Introduction: In anticipation of the 2011 ACGME duty hour requirements, we redesigned our internal medicine resident ward experience. Our previous ward structure included a maximum 30-hour duty period for postgraduate year-1 (PGY-1) residents. In the redesigned ward structure, PGY-1 residents had a maximum 18-hour duty period.
Methods: We evaluated resident conference attendance and duty hour violations before and after implementation of our new ward redesign. We administered a satisfaction survey to residents and faculty 6 months after implementation of the new ward redesign.
Results: Before implementation of the ward redesign, 30-hour continuous and 80-h/wk duty violations were each 2/year, and violations of the 10-hour rest between duty periods were 10/year for 74 residents. After implementation of the ward redesign, there were no 30-hour continuous or 80-h/wk duty violations, but violations of the 10-hour rest between duty periods more than doubled (26/year for 75 residents). Duty hours were reported by different mechanisms for the 2 periods. Conference attendance improved. Resident versus faculty satisfaction scores were similar. Both groups judged overall professional satisfaction as slightly worse after implementation.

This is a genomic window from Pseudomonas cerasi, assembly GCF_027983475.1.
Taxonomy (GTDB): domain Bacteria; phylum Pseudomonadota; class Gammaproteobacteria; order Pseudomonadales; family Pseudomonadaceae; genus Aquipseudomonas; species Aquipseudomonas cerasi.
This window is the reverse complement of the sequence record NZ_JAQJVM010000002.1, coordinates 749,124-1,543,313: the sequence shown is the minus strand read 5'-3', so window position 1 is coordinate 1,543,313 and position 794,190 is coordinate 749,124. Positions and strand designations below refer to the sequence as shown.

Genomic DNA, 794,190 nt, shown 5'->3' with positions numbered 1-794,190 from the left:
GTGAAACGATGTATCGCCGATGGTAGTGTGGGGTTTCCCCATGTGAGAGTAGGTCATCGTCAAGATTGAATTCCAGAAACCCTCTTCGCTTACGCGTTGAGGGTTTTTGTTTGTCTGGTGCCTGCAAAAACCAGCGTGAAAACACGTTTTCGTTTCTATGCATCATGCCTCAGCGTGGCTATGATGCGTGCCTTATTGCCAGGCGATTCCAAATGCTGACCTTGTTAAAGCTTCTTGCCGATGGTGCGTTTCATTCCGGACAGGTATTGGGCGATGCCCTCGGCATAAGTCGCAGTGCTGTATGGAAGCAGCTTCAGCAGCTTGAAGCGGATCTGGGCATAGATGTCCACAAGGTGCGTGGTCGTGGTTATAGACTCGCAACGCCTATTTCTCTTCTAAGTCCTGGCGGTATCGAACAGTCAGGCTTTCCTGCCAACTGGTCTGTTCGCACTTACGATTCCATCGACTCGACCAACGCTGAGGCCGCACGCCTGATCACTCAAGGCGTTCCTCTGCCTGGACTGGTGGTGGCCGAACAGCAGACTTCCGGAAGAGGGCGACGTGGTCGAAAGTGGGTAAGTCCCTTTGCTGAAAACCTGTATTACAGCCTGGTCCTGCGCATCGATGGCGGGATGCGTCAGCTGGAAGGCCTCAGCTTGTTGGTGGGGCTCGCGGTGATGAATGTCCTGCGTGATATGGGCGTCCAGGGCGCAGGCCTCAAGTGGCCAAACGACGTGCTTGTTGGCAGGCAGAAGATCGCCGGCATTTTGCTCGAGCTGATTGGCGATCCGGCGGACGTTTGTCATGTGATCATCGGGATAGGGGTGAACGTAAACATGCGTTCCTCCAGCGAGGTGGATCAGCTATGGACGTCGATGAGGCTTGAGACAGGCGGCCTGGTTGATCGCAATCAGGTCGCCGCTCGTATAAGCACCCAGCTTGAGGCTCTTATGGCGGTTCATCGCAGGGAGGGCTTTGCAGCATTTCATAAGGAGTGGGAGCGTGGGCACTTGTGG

Conclusion: Our ward rotation redesign eliminated 30-hour continuous and 80-h/wk duty violations as well as improved conference attendance. These benefits occurred at the cost of more faculty hires, decreased resident elective time, and slightly worse postimplementation satisfaction scores.